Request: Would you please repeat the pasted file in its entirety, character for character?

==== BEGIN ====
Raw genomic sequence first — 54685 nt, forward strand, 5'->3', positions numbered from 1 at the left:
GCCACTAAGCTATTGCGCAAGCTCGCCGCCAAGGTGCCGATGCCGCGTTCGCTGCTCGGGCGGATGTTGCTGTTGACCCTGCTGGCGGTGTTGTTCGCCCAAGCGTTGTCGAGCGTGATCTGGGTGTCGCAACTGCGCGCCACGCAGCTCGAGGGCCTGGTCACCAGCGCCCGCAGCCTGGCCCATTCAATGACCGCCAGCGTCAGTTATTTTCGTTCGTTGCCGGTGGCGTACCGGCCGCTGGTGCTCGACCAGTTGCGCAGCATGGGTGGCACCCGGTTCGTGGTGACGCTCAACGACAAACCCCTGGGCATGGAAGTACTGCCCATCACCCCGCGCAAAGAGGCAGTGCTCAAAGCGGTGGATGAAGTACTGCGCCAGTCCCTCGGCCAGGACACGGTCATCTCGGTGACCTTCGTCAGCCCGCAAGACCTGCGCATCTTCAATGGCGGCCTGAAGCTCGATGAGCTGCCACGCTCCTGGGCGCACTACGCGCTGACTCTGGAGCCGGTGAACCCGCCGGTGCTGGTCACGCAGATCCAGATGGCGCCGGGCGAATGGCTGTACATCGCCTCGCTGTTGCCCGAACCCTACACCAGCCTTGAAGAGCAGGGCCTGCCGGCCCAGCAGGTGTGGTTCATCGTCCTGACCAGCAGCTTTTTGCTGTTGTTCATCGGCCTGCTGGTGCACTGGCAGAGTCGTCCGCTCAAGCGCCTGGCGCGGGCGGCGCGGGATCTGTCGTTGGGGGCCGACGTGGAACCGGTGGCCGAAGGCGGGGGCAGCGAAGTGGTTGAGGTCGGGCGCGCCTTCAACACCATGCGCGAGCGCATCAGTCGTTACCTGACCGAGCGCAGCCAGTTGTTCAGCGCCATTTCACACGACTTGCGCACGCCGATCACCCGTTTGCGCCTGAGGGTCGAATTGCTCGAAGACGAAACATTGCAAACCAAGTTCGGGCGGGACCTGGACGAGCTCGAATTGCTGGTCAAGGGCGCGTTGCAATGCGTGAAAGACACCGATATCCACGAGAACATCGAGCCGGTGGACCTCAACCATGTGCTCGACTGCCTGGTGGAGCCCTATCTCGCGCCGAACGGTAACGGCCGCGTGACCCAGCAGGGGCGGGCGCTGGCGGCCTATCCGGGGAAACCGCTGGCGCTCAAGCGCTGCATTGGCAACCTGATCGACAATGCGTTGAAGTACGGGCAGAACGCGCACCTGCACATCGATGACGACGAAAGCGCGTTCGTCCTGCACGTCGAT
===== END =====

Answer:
Raw genomic sequence first — 54685 nt, forward strand, 5'->3', positions numbered from 1 at the left:
GCCACTAAGCTATTGCGCAAGCTCGCCGCCAAGGTGCCGATGCCGCGTTCGCTGCTCGGGCGGATGTTGCTGTTGACCCTGCTGGCGGTGTTGTTCGCCCAAGCGTTGTCGAGCGTGATCTGGGTGTCGCAACTGCGCGCCACGCAGCTCGAGGGCCTGGTCACCAGCGCCCGCAGCCTGGCCCATTCAATGACCGCCAGCGTCAGTTATTTTCGTTCGTTGCCGGTGGCGTACCGGCCGCTGGTGCTCGACCAGTTGCGCAGCATGGGTGGCACCCGGTTCGTGGTGACGCTCAACGACAAACCCCTGGGCATGGAAGTACTGCCCATCACCCCGCGCAAAGAGGCAGTGCTCAAAGCGGTGGATGAAGTACTGCGCCAGTCCCTCGGCCAGGACACGGTCATCTCGGTGACCTTCGTCAGCCCGCAAGACCTGCGCATCTTCAATGGCGGCCTGAAGCTCGATGAGCTGCCACGCTCCTGGGCGCACTACGCGCTGACTCTGGAGCCGGTGAACCCGCCGGTGCTGGTCACGCAGATCCAGATGGCGCCGGGCGAATGGCTGTACATCGCCTCGCTGTTGCCCGAACCCTACACCAGCCTTGAAGAGCAGGGCCTGCCGGCCCAGCAGGTGTGGTTCATCGTCCTGACCAGCAGCTTTTTGCTGTTGTTCATCGGCCTGCTGGTGCACTGGCAGAGTCGTCCGCTCAAGCGCCTGGCGCGGGCGGCGCGGGATCTGTCGTTGGGGGCCGACGTGGAACCGGTGGCCGAAGGCGGGGGCAGCGAAGTGGTTGAGGTCGGGCGCGCCTTCAACACCATGCGCGAGCGCATCAGTCGTTACCTGACCGAGCGCAGCCAGTTGTTCAGCGCCATTTCACACGACTTGCGCACGCCGATCACCCGTTTGCGCCTGAGGGTCGAATTGCTCGAAGACGAAACATTGCAAACCAAGTTCGGGCGGGACCTGGACGAGCTCGAATTGCTGGTCAAGGGCGCGTTGCAATGCGTGAAAGACACCGATATCCACGAGAACATCGAGCCGGTGGACCTCAACCATGTGCTCGACTGCCTGGTGGAGCCCTATCTCGCGCCGAACGGTAACGGCCGCGTGACCCAGCAGGGGCGGGCGCTGGCGGCCTATCCGGGGAAACCGCTGGCGCTCAAGCGCTGCATTGGCAACCTGATCGACAATGCGTTGAAGTACGGGCAGAACGCGCACCTGCACATCGATGACGACGAAAGCGCGTTCGTCCTGCACGTCGAT